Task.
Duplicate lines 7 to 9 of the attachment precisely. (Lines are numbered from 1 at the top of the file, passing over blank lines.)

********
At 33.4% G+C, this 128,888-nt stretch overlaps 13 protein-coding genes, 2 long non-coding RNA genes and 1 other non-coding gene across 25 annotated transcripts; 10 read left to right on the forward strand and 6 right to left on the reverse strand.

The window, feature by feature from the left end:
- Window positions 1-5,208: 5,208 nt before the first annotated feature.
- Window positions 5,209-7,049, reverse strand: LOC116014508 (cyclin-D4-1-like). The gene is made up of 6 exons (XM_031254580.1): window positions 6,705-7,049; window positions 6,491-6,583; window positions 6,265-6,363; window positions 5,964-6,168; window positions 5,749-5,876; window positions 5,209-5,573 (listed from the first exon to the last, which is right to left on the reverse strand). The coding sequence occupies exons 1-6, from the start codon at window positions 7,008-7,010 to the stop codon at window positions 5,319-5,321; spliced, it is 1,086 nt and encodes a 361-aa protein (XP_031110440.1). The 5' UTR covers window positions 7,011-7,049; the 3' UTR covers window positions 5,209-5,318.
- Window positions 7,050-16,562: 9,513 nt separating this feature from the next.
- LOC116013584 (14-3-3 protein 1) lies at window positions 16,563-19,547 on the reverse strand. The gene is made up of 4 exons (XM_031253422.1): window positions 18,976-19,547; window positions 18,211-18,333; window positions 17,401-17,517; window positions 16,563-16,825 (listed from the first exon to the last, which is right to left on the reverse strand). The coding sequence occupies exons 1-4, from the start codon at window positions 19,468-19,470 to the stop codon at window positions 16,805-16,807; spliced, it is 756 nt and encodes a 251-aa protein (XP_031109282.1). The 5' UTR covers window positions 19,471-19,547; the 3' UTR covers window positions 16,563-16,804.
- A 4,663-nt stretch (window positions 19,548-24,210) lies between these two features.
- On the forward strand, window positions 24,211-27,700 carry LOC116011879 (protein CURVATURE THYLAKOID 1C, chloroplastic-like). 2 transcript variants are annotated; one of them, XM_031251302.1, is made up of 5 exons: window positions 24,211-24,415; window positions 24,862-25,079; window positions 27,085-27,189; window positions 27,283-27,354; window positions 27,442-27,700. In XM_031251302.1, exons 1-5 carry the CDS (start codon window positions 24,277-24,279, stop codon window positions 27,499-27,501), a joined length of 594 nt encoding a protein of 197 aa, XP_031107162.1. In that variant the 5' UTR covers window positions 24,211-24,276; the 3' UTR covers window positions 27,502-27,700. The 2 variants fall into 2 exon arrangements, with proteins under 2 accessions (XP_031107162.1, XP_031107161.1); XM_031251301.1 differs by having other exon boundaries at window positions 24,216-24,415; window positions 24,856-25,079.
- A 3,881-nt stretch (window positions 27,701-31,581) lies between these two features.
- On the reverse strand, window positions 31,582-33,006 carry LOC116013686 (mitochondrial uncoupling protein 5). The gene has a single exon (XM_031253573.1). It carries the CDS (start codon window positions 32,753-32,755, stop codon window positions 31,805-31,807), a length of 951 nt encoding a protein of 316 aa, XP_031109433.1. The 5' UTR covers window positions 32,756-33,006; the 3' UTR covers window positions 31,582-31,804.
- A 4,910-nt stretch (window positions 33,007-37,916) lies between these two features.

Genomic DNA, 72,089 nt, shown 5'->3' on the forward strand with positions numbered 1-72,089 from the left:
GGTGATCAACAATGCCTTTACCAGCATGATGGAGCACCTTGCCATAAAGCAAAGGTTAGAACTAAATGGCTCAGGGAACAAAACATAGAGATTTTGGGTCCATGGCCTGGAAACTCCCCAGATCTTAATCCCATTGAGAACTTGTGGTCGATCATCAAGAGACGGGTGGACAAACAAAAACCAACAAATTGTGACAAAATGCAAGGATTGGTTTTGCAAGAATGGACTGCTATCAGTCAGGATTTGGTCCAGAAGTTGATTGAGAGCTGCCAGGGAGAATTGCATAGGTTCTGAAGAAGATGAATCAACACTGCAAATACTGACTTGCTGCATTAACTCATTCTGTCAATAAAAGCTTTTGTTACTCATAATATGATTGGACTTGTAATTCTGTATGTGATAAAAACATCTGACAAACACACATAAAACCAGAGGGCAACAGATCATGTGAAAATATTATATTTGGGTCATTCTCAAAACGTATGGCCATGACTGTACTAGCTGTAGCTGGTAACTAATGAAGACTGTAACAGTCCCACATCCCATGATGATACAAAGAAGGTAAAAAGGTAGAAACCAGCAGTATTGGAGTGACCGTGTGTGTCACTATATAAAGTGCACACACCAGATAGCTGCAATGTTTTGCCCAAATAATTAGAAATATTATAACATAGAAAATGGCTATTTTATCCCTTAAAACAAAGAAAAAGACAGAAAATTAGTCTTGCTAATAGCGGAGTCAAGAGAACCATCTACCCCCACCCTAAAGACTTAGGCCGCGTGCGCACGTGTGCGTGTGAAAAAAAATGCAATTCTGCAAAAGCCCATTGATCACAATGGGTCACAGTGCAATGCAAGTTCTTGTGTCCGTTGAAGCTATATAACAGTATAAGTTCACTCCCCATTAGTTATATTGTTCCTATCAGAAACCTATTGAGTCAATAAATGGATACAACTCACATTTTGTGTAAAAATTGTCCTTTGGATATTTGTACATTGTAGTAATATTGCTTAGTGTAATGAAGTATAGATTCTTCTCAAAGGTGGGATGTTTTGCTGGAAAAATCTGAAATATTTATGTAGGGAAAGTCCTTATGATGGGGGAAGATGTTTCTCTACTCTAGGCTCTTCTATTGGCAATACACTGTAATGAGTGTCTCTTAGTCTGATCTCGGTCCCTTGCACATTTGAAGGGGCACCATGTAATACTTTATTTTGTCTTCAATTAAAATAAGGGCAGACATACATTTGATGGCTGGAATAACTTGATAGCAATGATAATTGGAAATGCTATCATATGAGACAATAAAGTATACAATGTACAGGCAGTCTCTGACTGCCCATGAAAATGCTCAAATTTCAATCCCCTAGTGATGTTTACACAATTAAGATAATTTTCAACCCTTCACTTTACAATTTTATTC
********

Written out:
- A 4,663-nt stretch (window positions 19,548-24,210) lies between these two features.
- On the forward strand, window positions 24,211-27,700 carry LOC116011879 (protein CURVATURE THYLAKOID 1C, chloroplastic-like). 2 transcript variants are annotated; one of them, XM_031251302.1, is made up of 5 exons: window positions 24,211-24,415; window positions 24,862-25,079; window positions 27,085-27,189; window positions 27,283-27,354; window positions 27,442-27,700. In XM_031251302.1, exons 1-5 carry the CDS (start codon window positions 24,277-24,279, stop codon window positions 27,499-27,501), a joined length of 594 nt encoding a protein of 197 aa, XP_031107162.1. In that variant the 5' UTR covers window positions 24,211-24,276; the 3' UTR covers window positions 27,502-27,700. The 2 variants fall into 2 exon arrangements, with proteins under 2 accessions (XP_031107162.1, XP_031107161.1); XM_031251301.1 differs by having other exon boundaries at window positions 24,216-24,415; window positions 24,856-25,079.
- A 3,881-nt stretch (window positions 27,701-31,581) lies between these two features.